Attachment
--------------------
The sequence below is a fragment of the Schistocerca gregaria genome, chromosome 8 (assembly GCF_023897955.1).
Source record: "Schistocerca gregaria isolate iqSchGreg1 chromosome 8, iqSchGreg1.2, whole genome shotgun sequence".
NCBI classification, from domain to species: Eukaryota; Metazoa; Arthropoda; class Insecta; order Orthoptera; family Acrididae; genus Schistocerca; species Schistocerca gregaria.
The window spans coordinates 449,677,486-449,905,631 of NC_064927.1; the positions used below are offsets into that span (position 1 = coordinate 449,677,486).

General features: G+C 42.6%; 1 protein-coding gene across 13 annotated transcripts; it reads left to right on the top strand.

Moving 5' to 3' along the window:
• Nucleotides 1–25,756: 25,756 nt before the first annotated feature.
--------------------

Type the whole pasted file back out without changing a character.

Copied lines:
The sequence below is a fragment of the Schistocerca gregaria genome, chromosome 8 (assembly GCF_023897955.1).
Source record: "Schistocerca gregaria isolate iqSchGreg1 chromosome 8, iqSchGreg1.2, whole genome shotgun sequence".
NCBI classification, from domain to species: Eukaryota; Metazoa; Arthropoda; class Insecta; order Orthoptera; family Acrididae; genus Schistocerca; species Schistocerca gregaria.
The window spans coordinates 449,677,486-449,905,631 of NC_064927.1; the positions used below are offsets into that span (position 1 = coordinate 449,677,486).

General features: G+C 42.6%; 1 protein-coding gene across 13 annotated transcripts; it reads left to right on the top strand.

Moving 5' to 3' along the window:
• Nucleotides 1–25,756: 25,756 nt before the first annotated feature.